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Alice and Bob play a game using the following arrangement of coins, which are joined by strings and hanging from the ceiling:

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The two alternate turns, with Alice going first. On their turn, a player must cut a string. This continues until a player causes one or more coins to fall to the ground, in which case that player loses.

Who wins under optimal play?

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  • $\begingroup$ Sounds an awful lot like Hex to me. $\endgroup$ – Joe Z. Mar 29 '15 at 21:58
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Bob wins.

We show that as long as there are 17+ strings, there's a move that doesn't immediately lose, but once we're down to 16 strings, the next move loses. Each move removes a string, so Alice will lose because she cuts when there are an even number of strings (28 strings, 26 strings, ...., 16 strings).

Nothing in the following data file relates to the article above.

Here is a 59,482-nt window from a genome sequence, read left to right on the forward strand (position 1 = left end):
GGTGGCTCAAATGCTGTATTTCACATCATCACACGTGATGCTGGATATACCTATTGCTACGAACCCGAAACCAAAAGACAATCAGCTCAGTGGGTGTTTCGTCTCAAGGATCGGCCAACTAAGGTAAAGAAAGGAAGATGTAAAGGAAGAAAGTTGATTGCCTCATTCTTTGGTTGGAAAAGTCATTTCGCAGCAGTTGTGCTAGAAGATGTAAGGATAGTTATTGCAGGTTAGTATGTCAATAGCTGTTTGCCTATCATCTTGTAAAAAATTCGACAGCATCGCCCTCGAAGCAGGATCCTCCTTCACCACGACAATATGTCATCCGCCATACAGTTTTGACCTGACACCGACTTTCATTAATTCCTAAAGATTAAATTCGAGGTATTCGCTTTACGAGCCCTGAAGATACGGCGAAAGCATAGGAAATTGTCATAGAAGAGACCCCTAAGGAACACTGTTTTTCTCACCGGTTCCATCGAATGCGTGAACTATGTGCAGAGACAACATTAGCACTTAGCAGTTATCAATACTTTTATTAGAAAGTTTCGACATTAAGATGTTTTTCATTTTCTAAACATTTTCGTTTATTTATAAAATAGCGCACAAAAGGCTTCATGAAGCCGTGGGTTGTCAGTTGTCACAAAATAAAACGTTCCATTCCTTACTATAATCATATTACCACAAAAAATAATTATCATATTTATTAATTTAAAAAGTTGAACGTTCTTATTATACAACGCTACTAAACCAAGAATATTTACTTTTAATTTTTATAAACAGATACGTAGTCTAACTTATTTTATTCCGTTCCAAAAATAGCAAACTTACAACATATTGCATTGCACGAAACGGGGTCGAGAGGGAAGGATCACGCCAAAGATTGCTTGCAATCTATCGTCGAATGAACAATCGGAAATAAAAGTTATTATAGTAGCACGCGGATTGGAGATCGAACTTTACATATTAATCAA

Treat the ceiling as a single node, making the construction a graph with 17 nodes and 28 edges. As long the graph has at least as many edges as nodes (17), it cannot be a tree, and so must contain a cycle. Cutting any edge in that cycle cannot cause anything to fall because any path to the ceiling that used that edge has a "detour" where the rest of the cycle was used in place of that edge.

But, once we're down to 16 edges, the graph (if still connected) must be a tree, and removing an edge will disconnect it, so the next player loses.

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  • $\begingroup$ I'm impressed you solved this so fast! Had you seen it (or an equivalent puzzle) before? $\endgroup$ – Rand al'Thor Mar 29 '15 at 22:16
  • $\begingroup$ @randal'thor Nope, but I was familiar with all the needed graph-theory facts about trees. $\endgroup$ – xnor Mar 29 '15 at 22:17
  • $\begingroup$ Another explanation. There are 12 "rooms", areas surrounded by string. Each cut to a wall of a room reduces the number of rooms (merges two rooms or opens one to the outside), but drops no coins. Once there are no rooms left, the next cut droms coins. Thus, there are 12 safe moves and the 13th move loses. $\endgroup$ – user3294068 Jan 23 at 21:11

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